Each time we learn something new about spying on Americans by the Bush administration, we also learn that they lied — again. At this point we shouldn’t be surprised.
Reports Dan Eggen in today’s Washington Post:
When he was asked about the National Security Agency’s controversial domestic surveillance program last Monday, U.S. intelligence chief John D. Negroponte objected to the question and said the government was “absolutely not” monitoring domestic calls without warrants.
“I wouldn’t call it domestic spying,” he told reporters. “This is about international terrorism and telephone calls between people thought to be working for international terrorism and people here in the United States.”
Three days later, USA Today divulged details of the NSA’s effort to log a majority of the telephone calls made within the United States since the Sept. 11, 2001, attacks — amassing the domestic call records of tens of millions of U.S. households and businesses in an attempt to sift them for clues about terrorist threats.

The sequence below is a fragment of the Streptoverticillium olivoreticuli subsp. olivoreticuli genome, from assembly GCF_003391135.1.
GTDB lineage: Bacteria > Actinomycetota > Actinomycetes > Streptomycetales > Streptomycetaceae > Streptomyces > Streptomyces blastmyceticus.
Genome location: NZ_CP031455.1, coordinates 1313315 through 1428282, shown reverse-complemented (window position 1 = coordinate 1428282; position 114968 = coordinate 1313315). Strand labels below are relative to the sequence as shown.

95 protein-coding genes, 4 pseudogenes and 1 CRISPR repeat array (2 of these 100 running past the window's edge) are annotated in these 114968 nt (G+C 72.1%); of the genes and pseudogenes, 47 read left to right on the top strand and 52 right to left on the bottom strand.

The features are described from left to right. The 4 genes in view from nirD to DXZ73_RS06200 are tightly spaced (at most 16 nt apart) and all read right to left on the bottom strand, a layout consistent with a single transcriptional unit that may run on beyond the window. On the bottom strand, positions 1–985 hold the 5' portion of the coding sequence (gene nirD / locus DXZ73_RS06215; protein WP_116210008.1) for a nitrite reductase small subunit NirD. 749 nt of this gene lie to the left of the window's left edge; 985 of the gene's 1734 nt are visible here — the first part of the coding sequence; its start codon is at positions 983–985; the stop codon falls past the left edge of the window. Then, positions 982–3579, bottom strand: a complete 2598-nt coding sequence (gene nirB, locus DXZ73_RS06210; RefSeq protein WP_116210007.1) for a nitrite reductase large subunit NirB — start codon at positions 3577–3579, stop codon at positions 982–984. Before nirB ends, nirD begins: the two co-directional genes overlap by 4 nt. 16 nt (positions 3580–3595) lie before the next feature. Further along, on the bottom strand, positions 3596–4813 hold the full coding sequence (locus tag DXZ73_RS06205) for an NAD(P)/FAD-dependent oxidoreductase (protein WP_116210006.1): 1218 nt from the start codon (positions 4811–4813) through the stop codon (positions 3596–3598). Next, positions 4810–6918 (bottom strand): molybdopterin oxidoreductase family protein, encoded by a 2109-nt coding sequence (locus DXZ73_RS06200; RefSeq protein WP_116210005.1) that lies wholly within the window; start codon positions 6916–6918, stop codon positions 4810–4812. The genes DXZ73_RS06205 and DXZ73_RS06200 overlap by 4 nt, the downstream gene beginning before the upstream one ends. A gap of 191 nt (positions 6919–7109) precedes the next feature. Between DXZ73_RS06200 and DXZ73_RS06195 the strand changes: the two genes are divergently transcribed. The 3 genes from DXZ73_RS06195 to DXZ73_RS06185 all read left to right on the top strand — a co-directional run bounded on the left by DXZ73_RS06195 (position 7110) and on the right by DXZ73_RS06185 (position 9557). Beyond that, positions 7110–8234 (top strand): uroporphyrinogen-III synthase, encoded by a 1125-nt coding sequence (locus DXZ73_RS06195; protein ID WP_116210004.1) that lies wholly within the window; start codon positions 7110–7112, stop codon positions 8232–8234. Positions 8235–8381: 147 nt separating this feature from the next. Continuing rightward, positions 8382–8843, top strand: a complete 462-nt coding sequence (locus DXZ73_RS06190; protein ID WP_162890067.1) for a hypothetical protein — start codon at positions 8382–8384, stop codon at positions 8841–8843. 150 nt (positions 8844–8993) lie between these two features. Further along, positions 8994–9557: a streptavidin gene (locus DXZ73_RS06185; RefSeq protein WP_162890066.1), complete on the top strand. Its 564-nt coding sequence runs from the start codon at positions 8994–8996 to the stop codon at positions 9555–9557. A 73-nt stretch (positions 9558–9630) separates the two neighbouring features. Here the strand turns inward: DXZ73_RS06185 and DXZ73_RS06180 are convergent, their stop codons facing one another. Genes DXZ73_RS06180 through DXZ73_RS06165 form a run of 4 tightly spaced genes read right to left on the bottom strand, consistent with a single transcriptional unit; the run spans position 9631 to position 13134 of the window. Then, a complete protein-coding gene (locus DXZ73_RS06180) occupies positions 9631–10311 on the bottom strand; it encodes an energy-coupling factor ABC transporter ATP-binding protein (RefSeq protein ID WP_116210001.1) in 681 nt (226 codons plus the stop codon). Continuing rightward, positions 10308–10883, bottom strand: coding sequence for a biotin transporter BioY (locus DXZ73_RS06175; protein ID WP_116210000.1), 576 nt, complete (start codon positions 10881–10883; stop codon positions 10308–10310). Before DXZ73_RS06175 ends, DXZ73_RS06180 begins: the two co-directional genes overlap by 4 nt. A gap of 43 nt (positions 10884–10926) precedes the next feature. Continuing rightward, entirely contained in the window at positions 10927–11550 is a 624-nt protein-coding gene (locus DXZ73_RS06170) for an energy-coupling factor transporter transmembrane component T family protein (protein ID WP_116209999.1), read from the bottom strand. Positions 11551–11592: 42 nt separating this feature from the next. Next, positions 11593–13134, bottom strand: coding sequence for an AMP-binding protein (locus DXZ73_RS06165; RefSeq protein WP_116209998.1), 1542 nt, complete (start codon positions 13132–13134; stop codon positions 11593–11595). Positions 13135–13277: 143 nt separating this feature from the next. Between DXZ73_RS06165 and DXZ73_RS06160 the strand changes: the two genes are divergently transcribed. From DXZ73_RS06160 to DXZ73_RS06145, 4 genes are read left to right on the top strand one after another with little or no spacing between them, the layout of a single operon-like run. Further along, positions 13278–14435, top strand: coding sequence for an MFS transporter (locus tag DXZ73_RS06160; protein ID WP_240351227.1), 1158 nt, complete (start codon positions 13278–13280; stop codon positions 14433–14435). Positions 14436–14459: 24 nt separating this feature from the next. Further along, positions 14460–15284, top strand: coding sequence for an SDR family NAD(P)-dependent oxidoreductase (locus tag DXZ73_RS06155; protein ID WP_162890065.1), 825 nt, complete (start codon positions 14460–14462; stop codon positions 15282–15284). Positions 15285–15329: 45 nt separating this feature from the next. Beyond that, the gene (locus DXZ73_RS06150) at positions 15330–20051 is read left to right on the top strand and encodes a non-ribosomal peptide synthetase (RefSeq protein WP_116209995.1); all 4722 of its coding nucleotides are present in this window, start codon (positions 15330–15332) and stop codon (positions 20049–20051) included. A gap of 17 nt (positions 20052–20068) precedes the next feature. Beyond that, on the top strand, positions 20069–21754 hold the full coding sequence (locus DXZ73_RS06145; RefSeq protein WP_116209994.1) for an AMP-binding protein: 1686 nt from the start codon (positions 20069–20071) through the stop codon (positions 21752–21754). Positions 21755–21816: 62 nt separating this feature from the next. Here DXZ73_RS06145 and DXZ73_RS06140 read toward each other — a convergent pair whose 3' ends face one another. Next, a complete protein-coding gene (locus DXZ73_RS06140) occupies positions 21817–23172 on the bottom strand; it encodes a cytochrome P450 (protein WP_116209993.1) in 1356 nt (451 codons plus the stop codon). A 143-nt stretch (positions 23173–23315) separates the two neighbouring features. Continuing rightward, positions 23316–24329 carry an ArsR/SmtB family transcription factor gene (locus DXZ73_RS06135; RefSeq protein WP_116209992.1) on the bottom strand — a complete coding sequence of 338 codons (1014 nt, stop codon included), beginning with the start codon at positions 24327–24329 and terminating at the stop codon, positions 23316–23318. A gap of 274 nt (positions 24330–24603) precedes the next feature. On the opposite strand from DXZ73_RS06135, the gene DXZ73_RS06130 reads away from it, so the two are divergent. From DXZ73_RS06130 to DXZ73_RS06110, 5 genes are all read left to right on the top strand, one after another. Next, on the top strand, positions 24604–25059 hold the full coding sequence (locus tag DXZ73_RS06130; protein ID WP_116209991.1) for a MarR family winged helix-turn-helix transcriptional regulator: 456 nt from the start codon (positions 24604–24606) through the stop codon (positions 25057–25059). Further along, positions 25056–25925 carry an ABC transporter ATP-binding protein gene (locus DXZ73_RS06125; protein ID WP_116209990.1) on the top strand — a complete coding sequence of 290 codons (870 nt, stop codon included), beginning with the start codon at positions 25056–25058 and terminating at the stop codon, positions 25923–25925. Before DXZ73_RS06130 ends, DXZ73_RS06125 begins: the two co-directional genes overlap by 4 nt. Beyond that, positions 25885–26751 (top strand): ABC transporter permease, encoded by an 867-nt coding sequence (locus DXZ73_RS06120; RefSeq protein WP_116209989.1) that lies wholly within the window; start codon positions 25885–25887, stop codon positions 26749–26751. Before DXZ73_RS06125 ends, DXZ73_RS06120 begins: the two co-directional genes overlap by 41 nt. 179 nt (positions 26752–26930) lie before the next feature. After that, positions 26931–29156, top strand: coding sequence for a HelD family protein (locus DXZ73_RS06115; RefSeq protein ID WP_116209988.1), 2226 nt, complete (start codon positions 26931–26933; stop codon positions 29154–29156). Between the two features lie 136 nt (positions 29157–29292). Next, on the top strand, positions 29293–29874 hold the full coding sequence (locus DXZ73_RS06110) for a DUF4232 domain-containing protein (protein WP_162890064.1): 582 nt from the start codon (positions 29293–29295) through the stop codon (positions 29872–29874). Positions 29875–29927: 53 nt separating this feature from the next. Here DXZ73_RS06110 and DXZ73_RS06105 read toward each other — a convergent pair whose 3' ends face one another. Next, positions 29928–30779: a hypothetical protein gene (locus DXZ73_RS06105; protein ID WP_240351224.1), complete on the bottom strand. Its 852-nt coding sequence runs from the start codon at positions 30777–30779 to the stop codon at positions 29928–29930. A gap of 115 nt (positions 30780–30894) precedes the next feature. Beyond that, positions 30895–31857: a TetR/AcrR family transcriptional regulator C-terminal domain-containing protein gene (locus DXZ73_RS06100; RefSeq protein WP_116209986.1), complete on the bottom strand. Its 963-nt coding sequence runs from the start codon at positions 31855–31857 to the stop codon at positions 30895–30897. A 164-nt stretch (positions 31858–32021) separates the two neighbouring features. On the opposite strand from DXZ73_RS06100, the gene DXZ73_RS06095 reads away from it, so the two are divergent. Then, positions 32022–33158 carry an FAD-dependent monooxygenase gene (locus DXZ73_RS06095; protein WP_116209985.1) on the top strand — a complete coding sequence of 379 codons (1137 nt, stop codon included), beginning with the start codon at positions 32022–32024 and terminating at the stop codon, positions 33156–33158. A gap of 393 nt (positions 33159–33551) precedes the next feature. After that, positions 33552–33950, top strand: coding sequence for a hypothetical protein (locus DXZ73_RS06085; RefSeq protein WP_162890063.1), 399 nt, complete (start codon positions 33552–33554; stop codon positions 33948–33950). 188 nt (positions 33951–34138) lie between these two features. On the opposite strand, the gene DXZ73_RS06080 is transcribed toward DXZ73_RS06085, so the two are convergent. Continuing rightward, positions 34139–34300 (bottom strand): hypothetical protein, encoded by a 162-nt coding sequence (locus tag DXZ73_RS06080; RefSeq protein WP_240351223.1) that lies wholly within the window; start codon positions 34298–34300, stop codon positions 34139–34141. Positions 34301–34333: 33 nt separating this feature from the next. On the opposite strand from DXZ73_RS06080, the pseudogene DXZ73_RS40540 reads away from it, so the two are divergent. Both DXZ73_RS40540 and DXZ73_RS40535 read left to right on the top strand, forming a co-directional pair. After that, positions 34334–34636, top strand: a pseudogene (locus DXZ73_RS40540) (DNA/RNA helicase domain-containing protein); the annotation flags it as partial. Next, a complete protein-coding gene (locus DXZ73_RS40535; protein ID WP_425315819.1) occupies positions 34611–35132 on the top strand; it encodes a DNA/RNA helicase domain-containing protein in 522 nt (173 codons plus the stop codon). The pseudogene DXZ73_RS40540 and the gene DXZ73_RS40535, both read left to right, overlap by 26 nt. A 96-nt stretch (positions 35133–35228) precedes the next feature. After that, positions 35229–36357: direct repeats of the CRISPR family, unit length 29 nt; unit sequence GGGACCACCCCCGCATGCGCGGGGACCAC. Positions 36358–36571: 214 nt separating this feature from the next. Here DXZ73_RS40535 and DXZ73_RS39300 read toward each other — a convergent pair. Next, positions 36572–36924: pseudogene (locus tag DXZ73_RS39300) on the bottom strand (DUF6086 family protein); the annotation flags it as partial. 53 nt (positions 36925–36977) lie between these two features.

To many lawmakers and civil liberties advocates, the revelation seemed to fly in the face of months of public statements and assurances from President Bush and his aides, who repeatedly sought to characterize the NSA’s effort as a narrowly tailored “terrorist surveillance program” that had little impact on regular Americans.
But, as illustrated by Negroponte’s remarks last week, administration officials have been punctilious in discussing the NSA program over the past five months, parsing their words with care and limiting comments to the portion of the program that had been confirmed by the president in December.
In other words, they lie. They lie all the time. And they will continue to lie. Why? Because they can. Because no one will do anything about it. Because that’s all they know how to do.